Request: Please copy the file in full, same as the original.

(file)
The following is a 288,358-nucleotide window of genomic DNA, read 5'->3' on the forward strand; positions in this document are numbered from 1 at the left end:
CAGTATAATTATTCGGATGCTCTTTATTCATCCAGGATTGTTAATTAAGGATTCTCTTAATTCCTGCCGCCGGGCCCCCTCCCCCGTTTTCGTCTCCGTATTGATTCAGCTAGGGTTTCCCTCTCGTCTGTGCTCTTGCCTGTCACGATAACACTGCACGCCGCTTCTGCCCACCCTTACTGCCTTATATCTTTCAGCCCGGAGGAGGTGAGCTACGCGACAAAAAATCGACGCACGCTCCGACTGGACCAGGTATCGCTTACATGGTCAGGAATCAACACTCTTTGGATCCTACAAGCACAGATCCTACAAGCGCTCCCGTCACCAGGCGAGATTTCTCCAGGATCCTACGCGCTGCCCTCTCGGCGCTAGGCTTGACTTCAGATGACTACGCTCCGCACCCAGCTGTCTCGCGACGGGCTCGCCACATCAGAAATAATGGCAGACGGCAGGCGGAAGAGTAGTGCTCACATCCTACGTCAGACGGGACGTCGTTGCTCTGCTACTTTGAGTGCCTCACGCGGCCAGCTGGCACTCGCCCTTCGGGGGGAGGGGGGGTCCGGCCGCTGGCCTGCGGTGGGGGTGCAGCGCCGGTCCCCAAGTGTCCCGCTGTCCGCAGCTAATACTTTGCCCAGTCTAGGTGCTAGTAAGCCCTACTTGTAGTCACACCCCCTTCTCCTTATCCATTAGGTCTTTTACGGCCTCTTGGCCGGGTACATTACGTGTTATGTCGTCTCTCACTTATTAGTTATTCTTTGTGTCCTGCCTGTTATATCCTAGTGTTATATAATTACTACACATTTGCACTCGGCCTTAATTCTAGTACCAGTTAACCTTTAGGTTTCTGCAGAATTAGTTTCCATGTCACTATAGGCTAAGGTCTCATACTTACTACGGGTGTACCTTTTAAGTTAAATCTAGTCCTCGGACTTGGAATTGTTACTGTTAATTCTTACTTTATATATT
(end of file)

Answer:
The following is a 288,358-nucleotide window of genomic DNA, read 5'->3' on the forward strand; positions in this document are numbered from 1 at the left end:
CAGTATAATTATTCGGATGCTCTTTATTCATCCAGGATTGTTAATTAAGGATTCTCTTAATTCCTGCCGCCGGGCCCCCTCCCCCGTTTTCGTCTCCGTATTGATTCAGCTAGGGTTTCCCTCTCGTCTGTGCTCTTGCCTGTCACGATAACACTGCACGCCGCTTCTGCCCACCCTTACTGCCTTATATCTTTCAGCCCGGAGGAGGTGAGCTACGCGACAAAAAATCGACGCACGCTCCGACTGGACCAGGTATCGCTTACATGGTCAGGAATCAACACTCTTTGGATCCTACAAGCACAGATCCTACAAGCGCTCCCGTCACCAGGCGAGATTTCTCCAGGATCCTACGCGCTGCCCTCTCGGCGCTAGGCTTGACTTCAGATGACTACGCTCCGCACCCAGCTGTCTCGCGACGGGCTCGCCACATCAGAAATAATGGCAGACGGCAGGCGGAAGAGTAGTGCTCACATCCTACGTCAGACGGGACGTCGTTGCTCTGCTACTTTGAGTGCCTCACGCGGCCAGCTGGCACTCGCCCTTCGGGGGGAGGGGGGGTCCGGCCGCTGGCCTGCGGTGGGGGTGCAGCGCCGGTCCCCAAGTGTCCCGCTGTCCGCAGCTAATACTTTGCCCAGTCTAGGTGCTAGTAAGCCCTACTTGTAGTCACACCCCCTTCTCCTTATCCATTAGGTCTTTTACGGCCTCTTGGCCGGGTACATTACGTGTTATGTCGTCTCTCACTTATTAGTTATTCTTTGTGTCCTGCCTGTTATATCCTAGTGTTATATAATTACTACACATTTGCACTCGGCCTTAATTCTAGTACCAGTTAACCTTTAGGTTTCTGCAGAATTAGTTTCCATGTCACTATAGGCTAAGGTCTCATACTTACTACGGGTGTACCTTTTAAGTTAAATCTAGTCCTCGGACTTGGAATTGTTACTGTTAATTCTTACTTTATATATT